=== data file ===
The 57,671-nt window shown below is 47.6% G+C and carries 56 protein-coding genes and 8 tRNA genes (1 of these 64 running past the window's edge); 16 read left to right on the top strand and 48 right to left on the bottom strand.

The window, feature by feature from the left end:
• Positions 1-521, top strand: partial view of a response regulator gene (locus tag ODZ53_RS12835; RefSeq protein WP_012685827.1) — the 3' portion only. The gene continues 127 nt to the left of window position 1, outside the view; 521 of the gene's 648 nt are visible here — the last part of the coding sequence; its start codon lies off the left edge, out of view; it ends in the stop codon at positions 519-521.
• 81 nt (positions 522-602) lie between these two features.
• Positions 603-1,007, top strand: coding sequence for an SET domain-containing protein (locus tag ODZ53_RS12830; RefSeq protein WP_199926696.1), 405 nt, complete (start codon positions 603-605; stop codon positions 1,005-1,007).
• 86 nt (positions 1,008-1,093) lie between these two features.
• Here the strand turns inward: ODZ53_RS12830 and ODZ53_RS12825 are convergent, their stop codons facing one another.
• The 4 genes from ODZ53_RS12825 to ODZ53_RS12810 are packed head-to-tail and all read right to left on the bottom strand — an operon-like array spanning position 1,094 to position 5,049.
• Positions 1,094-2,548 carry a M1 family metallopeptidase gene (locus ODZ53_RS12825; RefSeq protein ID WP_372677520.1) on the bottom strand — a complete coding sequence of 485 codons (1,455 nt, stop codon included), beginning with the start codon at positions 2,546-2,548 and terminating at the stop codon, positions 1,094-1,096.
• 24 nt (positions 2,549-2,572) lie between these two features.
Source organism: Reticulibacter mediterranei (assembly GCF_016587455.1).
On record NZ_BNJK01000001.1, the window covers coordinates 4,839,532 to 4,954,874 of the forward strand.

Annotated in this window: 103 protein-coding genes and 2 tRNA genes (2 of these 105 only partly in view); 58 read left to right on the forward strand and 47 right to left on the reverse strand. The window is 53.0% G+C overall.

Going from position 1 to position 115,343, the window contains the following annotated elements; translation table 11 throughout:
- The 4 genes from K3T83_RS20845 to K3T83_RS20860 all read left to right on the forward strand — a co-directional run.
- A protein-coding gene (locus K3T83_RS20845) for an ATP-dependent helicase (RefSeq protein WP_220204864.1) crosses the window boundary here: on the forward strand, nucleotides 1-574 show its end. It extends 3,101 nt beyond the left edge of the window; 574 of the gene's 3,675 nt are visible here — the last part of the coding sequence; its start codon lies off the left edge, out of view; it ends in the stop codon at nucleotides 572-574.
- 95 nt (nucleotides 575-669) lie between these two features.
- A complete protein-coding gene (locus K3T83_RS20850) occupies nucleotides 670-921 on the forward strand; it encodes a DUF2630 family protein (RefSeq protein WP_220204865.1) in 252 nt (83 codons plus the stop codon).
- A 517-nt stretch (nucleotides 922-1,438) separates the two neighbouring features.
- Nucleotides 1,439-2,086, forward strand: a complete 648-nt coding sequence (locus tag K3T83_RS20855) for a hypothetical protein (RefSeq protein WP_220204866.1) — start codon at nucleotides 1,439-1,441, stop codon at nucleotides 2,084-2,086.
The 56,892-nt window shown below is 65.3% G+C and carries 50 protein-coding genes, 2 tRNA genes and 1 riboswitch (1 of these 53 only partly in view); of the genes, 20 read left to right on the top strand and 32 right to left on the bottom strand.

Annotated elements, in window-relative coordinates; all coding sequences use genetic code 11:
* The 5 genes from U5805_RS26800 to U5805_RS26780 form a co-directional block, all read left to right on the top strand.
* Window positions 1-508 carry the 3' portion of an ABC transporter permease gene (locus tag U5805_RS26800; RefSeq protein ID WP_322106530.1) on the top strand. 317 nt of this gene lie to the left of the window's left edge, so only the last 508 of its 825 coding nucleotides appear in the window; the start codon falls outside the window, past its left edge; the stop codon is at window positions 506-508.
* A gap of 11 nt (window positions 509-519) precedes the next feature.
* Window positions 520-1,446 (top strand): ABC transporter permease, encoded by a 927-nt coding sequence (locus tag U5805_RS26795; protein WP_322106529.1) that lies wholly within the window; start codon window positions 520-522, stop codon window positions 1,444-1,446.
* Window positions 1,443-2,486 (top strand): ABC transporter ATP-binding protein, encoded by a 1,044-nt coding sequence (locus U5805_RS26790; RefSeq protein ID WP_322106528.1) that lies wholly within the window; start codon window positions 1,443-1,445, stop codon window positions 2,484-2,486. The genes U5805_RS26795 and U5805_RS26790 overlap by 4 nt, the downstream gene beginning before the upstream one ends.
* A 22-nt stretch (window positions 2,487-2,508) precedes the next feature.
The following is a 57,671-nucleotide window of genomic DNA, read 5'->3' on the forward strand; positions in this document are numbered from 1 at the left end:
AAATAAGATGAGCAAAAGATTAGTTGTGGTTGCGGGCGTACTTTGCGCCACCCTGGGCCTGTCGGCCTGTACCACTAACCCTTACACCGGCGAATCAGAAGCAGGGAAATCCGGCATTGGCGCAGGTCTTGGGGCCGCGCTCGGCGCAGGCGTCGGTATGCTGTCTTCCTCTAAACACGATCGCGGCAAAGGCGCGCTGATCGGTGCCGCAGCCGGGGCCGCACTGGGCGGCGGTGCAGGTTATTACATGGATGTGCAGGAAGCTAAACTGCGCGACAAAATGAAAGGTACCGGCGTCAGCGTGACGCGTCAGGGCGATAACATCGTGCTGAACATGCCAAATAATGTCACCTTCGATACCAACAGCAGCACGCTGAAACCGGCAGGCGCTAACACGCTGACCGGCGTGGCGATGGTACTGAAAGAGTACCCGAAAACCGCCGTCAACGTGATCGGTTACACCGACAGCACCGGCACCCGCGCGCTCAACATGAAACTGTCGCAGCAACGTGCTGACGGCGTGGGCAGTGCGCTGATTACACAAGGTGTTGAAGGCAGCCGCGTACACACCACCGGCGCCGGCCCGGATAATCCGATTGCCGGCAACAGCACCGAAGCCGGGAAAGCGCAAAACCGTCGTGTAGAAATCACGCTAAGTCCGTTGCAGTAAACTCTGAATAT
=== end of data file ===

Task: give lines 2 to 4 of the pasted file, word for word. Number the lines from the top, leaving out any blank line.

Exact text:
The window, feature by feature from the left end:
• Positions 1-521, top strand: partial view of a response regulator gene (locus tag ODZ53_RS12835; RefSeq protein WP_012685827.1) — the 3' portion only. The gene continues 127 nt to the left of window position 1, outside the view; 521 of the gene's 648 nt are visible here — the last part of the coding sequence; its start codon lies off the left edge, out of view; it ends in the stop codon at positions 519-521.
• 81 nt (positions 522-602) lie between these two features.